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The tale of a simple sports reporter turned Chief

By Mark Smith
Posted on April 30, 2013 | Columns,Opinion | Comments Off on The tale of a simple sports reporter turned Chief

I have a confession to make. During my first semester at ACU, I rarely read the Optimist. I didn’t find it interesting. I didn’t care about administration changes, campus events or what the editorial board thought about iPads in the classroom. I was happy to be an ignorant, happy, social freshman journalism major with visions of ESPN employment dancing in his head and friends who weren’t allowed to dance. Journalism could wait. The Optimist could wait.

I didn’t go to class enough and I complained about how busy I was. Truly, I wasn’t busy, I was just bad at studying when I needed to study and sleeping when I needed to sleep. I brought home straight Bs to begin Christmas break, which, if I kept that pace, would mean I would lose my scholarship.

Then, the Optimist came to the rescue.

I got an email from the Optimist in February of freshman year. The publication was looking for sports writers. I figured, “Eh, why not. We’re required to work there for two semesters anyway.”

It ended up working out.

The best part about writing for sports was the worst part: the pressure to turn a story around quickly and consistently twice a week. I usually got my assignment about 24 hours before it was due, which meant I needed to work around my “busy” schedule. I had to turn in my story by 5 p.m. every Monday and Wednesday, and I did. Homework would come after, or sometimes during, and I did it. I slept better and studied harder because I now had a limited amount of time to do so.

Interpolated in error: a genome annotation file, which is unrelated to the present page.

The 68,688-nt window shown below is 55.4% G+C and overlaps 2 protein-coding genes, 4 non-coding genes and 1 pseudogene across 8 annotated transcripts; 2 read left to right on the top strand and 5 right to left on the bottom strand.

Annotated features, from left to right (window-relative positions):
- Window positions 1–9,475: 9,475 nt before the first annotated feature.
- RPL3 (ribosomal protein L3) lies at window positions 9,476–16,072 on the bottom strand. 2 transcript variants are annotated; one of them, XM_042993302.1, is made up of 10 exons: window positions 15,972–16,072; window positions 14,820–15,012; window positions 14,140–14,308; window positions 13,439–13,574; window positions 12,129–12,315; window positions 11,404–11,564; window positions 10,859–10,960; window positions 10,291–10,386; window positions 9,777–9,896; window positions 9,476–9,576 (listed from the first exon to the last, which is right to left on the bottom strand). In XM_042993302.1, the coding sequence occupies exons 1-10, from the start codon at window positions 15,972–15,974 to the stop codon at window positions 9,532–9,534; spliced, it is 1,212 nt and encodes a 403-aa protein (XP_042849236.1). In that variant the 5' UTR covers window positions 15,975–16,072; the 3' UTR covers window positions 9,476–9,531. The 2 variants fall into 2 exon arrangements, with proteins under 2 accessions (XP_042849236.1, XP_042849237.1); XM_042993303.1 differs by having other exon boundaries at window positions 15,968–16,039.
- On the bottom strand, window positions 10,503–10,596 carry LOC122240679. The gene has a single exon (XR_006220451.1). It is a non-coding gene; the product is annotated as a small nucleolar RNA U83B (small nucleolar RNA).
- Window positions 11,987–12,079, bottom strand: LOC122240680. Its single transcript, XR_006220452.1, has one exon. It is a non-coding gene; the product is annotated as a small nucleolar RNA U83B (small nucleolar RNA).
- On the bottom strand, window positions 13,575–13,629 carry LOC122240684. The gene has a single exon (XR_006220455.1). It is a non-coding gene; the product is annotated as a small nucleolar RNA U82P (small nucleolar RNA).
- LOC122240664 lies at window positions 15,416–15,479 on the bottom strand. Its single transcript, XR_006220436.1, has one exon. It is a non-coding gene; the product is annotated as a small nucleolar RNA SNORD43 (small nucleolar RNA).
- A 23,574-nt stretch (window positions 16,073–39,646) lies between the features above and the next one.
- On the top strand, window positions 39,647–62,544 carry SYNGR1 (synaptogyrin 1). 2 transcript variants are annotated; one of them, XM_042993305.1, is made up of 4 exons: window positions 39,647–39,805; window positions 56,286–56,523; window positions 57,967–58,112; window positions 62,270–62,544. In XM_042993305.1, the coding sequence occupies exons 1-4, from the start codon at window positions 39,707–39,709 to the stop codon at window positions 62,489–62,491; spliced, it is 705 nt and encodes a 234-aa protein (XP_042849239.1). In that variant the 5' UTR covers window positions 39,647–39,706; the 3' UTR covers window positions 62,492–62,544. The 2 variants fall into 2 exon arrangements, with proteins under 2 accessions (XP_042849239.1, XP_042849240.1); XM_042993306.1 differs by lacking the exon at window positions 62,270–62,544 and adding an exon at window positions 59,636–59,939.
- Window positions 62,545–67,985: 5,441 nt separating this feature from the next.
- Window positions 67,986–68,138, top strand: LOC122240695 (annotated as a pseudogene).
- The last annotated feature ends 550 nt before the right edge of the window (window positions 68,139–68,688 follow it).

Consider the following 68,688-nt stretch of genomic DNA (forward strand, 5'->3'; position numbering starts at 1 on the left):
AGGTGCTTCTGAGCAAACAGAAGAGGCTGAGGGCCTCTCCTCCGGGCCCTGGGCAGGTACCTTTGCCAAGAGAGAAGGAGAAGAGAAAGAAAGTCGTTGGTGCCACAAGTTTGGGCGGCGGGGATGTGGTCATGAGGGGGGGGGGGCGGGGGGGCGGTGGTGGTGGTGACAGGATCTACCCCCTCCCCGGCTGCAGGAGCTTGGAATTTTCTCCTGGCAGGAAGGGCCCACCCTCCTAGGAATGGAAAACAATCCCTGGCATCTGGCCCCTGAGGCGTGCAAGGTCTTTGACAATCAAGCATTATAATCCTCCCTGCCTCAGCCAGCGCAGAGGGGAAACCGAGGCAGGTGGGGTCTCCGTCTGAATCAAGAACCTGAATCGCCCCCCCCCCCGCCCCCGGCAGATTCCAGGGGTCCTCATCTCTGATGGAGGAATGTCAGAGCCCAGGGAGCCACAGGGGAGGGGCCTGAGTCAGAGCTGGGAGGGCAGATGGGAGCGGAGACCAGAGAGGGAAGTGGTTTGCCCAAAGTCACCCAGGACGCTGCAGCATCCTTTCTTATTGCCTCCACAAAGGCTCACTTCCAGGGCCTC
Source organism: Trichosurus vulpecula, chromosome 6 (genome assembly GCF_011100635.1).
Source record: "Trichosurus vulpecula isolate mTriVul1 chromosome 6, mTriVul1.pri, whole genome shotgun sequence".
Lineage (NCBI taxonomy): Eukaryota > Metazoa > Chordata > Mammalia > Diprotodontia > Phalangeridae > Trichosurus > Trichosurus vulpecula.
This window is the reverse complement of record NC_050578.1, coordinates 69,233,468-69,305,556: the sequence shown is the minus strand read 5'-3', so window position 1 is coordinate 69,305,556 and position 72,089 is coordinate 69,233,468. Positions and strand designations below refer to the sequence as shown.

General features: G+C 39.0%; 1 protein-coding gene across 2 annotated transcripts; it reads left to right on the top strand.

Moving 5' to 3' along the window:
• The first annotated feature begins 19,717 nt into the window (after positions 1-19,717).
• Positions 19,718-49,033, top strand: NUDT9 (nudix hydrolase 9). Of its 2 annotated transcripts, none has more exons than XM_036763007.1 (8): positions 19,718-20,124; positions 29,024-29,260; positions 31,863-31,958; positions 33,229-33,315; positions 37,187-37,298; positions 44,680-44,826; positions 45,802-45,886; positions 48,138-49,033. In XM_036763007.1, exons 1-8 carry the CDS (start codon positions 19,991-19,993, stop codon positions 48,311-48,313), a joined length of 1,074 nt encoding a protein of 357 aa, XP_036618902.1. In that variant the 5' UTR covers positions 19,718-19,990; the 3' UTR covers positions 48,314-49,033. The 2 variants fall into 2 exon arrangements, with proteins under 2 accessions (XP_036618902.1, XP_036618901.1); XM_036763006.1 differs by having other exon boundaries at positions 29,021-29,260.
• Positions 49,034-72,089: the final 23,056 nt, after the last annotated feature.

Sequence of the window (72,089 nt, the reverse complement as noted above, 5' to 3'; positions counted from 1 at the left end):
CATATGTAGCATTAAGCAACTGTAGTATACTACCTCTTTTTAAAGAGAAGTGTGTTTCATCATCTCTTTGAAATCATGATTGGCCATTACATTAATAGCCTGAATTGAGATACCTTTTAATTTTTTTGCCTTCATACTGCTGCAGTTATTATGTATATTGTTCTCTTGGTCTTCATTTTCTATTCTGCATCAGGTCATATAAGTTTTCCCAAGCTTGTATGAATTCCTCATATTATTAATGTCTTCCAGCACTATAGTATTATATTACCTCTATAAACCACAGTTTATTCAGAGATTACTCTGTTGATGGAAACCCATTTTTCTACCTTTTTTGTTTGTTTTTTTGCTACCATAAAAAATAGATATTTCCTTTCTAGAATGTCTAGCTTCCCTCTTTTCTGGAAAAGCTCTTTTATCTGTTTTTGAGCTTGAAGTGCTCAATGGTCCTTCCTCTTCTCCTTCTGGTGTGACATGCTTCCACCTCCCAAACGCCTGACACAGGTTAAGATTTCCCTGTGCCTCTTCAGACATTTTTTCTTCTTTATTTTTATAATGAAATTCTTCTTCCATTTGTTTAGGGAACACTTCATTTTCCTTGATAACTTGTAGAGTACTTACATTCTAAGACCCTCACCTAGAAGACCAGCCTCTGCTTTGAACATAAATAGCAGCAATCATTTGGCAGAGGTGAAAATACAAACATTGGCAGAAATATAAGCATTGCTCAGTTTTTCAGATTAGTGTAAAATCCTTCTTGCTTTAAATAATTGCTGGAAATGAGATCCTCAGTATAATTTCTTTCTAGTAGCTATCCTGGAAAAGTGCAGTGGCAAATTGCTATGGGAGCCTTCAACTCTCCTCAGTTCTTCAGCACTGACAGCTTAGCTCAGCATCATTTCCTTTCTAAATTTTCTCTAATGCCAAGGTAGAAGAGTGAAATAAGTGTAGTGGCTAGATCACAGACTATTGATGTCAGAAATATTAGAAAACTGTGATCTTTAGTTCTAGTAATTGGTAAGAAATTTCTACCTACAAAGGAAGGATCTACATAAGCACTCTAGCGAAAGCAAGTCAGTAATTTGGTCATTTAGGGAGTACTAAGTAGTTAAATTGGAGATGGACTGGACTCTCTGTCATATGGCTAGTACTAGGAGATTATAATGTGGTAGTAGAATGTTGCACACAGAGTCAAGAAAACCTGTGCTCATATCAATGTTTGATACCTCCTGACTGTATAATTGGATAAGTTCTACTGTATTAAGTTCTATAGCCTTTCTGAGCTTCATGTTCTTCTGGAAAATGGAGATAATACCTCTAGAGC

My grades went up.

The Optimist adviser, Dr. Kenneth Pybus, emailed me soon after I started writing, inviting me to something called TIPA. I went to the Texas Intercollegiate Press Association convention on a whim, and mostly to be excused from classes for two days.

It ended up working out.

I won one contest, got second in the other. Afterward, as I continued to write sports, I expected to move up to assistant sports editor the next semester.

Then Pybus emailed me again to talk about working on staff. He asked me if I would want to be managing editor. I was flattered because I didn’t realize he only asked me because no one wanted to do it. So I accepted.

It ended up working out.

It was definitely a learning experience. I needed a big learning curve in the news writing, newsworthiness deciphering and page designing areas. But I got good at it and decided I’d apply to be editor-in-chief for the 2012-13 school year.

It ended up working out.

Not that this school year has been easy. Not at all. But if I had to do it all over again, I’d do it all again (Yogi Berra). I have truly enjoyed working here and serving the student body the best way I could. I couldn’t ask for better advisers or coworkers. I’m proud of them and the publication, especially after winning overall excellence and best all-around contests in state and regional competitions.

The Optimist has given more than a job and a resume makeover, though. It’s given responsibility, knowledge, experience and good time management. It prepared me for the real world better than most classrooms have. JMC majors, apply. Work here, even if it’s unpaid. It’s a good teacher, a good environment and good experience.

avatar Posted by Mark Smith on Apr 30th, 2013 and filed under Columns, Opinion. You can follow any responses to this entry through the RSS 2.0. Both comments and pings are currently closed.  - This post has been viewed 18312 times.

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